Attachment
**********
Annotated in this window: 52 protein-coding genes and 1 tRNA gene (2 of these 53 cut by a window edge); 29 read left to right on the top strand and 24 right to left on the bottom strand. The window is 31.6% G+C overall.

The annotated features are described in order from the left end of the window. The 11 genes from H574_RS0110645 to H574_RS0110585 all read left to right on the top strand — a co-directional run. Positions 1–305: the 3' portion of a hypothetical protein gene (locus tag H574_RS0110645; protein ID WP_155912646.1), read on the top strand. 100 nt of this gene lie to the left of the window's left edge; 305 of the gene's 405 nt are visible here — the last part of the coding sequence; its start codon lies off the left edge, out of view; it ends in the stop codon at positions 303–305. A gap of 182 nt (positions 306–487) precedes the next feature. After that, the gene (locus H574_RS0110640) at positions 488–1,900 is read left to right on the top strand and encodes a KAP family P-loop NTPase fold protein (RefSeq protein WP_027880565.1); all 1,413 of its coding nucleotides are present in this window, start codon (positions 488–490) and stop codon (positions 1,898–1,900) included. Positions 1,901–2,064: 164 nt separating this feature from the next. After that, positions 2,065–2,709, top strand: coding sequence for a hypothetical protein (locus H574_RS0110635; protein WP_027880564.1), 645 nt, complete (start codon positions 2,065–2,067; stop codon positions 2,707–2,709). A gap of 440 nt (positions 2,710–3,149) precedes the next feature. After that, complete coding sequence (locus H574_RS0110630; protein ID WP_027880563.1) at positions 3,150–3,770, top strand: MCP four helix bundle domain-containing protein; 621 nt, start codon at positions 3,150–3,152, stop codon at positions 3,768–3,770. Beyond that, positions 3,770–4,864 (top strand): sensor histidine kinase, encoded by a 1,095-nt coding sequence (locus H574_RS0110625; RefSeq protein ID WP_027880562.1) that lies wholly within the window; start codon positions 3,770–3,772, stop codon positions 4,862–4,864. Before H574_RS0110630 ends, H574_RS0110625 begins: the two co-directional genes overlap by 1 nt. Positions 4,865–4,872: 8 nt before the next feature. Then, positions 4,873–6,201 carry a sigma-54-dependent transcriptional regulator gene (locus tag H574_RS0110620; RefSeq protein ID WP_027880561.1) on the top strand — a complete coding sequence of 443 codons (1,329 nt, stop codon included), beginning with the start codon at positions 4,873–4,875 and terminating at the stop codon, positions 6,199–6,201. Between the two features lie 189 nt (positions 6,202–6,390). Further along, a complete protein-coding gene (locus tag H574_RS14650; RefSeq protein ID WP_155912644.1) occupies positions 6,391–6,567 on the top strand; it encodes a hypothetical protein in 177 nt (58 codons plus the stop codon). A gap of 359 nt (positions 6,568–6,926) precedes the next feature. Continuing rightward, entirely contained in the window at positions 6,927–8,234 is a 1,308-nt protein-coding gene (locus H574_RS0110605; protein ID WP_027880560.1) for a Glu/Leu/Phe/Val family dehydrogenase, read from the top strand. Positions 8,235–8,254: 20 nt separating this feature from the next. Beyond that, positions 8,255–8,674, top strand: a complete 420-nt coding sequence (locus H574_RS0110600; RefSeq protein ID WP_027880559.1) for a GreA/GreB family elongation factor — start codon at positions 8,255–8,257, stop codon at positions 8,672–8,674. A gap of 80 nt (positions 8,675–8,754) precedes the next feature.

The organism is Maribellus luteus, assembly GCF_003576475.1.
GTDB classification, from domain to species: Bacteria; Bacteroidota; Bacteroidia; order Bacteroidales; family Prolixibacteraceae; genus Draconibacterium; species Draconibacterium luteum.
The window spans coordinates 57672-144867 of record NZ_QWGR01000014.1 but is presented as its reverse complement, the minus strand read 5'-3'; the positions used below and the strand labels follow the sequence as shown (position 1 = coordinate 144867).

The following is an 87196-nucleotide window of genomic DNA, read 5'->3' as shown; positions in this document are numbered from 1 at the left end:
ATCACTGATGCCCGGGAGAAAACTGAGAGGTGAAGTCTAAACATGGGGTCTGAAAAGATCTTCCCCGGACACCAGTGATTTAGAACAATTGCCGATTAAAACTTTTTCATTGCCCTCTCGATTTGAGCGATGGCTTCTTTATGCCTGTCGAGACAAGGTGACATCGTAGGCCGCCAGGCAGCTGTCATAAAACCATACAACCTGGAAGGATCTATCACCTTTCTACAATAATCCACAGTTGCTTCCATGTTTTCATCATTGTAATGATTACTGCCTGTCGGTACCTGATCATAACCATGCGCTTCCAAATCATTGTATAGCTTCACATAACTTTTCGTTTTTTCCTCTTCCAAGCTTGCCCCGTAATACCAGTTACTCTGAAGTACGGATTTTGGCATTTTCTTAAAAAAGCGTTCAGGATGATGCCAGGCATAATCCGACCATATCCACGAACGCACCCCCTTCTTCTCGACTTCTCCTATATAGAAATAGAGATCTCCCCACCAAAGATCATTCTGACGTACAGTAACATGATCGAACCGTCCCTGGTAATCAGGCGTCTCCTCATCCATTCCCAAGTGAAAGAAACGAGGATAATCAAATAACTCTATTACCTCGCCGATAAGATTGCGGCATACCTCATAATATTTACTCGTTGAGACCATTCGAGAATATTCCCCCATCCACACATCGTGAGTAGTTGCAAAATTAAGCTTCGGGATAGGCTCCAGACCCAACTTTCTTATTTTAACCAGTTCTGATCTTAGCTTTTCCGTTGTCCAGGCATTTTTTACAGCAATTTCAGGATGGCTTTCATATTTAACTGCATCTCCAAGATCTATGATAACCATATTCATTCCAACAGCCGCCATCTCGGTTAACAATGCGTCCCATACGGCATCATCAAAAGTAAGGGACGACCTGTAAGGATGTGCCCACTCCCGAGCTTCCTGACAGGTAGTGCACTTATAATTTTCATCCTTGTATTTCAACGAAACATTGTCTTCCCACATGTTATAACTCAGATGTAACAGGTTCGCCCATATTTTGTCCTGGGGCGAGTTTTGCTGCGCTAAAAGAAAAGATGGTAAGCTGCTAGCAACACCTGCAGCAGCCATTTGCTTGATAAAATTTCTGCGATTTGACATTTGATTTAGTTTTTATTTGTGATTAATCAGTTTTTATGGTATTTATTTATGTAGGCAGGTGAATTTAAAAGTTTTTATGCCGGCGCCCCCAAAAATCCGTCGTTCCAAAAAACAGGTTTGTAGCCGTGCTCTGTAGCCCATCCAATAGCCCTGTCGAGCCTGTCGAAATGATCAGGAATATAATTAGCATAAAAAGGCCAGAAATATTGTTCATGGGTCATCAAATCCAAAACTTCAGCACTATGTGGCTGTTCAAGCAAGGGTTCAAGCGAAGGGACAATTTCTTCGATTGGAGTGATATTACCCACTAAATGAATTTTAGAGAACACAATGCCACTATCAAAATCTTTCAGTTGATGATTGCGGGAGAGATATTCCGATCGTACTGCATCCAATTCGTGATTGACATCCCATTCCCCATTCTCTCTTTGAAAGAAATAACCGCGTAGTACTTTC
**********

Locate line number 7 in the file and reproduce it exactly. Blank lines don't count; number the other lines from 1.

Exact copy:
ATCACTGATGCCCGGGAGAAAACTGAGAGGTGAAGTCTAAACATGGGGTCTGAAAAGATCTTCCCCGGACACCAGTGATTTAGAACAATTGCCGATTAAAACTTTTTCATTGCCCTCTCGATTTGAGCGATGGCTTCTTTATGCCTGTCGAGACAAGGTGACATCGTAGGCCGCCAGGCAGCTGTCATAAAACCATACAACCTGGAAGGATCTATCACCTTTCTACAATAATCCACAGTTGCTTCCATGTTTTCATCATTGTAATGATTACTGCCTGTCGGTACCTGATCATAACCATGCGCTTCCAAATCATTGTATAGCTTCACATAACTTTTCGTTTTTTCCTCTTCCAAGCTTGCCCCGTAATACCAGTTACTCTGAAGTACGGATTTTGGCATTTTCTTAAAAAAGCGTTCAGGATGATGCCAGGCATAATCCGACCATATCCACGAACGCACCCCCTTCTTCTCGACTTCTCCTATATAGAAATAGAGATCTCCCCACCAAAGATCATTCTGACGTACAGTAACATGATCGAACCGTCCCTGGTAATCAGGCGTCTCCTCATCCATTCCCAAGTGAAAGAAACGAGGATAATCAAATAACTCTATTACCTCGCCGATAAGATTGCGGCATACCTCATAATATTTACTCGTTGAGACCATTCGAGAATATTCCCCCATCCACACATCGTGAGTAGTTGCAAAATTAAGCTTCGGGATAGGCTCCAGACCCAACTTTCTTATTTTAACCAGTTCTGATCTTAGCTTTTCCGTTGTCCAGGCATTTTTTACAGCAATTTCAGGATGGCTTTCATATTTAACTGCATCTCCAAGATCTATGATAACCATATTCATTCCAACAGCCGCCATCTCGGTTAACAATGCGTCCCATACGGCATCATCAAAAGTAAGGGACGACCTGTAAGGATGTGCCCACTCCCGAGCTTCCTGACAGGTAGTGCACTTATAATTTTCATCCTTGTATTTCAACGAAACATTGTCTTCCCACATGTTATAACTCAGATGTAACAGGTTCGCCCATATTTTGTCCTGGGGCGAGTTTTGCTGCGCTAAAAGAAAAGATGGTAAGCTGCTAGCAACACCTGCAGCAGCCATTTGCTTGATAAAATTTCTGCGATTTGACATTTGATTTAGTTTTTATTTGTGATTAATCAGTTTTTATGGTATTTATTTATGTAGGCAGGTGAATTTAAAAGTTTTTATGCCGGCGCCCCCAAAAATCCGTCGTTCCAAAAAACAGGTTTGTAGCCGTGCTCTGTAGCCCATCCAATAGCCCTGTCGAGCCTGTCGAAATGATCAGGAATATAATTAGCATAAAAAGGCCAGAAATATTGTTCATGGGTCATCAAATCCAAAACTTCAGCACTATGTGGCTGTTCAAGCAAGGGTTCAAGCGAAGGGACAATTTCTTCGATTGGAGTGATATTACCCACTAAATGAATTTTAGAGAACACAATGCCACTATCAAAATCTTTCAGTTGATGATTGCGGGAGAGATATTCCGATCGTACTGCATCCAATTCGTGATTGACATCCCATTCCCCATTCTCTCTTTGAAAGAAATAACCGCGTAGTACTTTC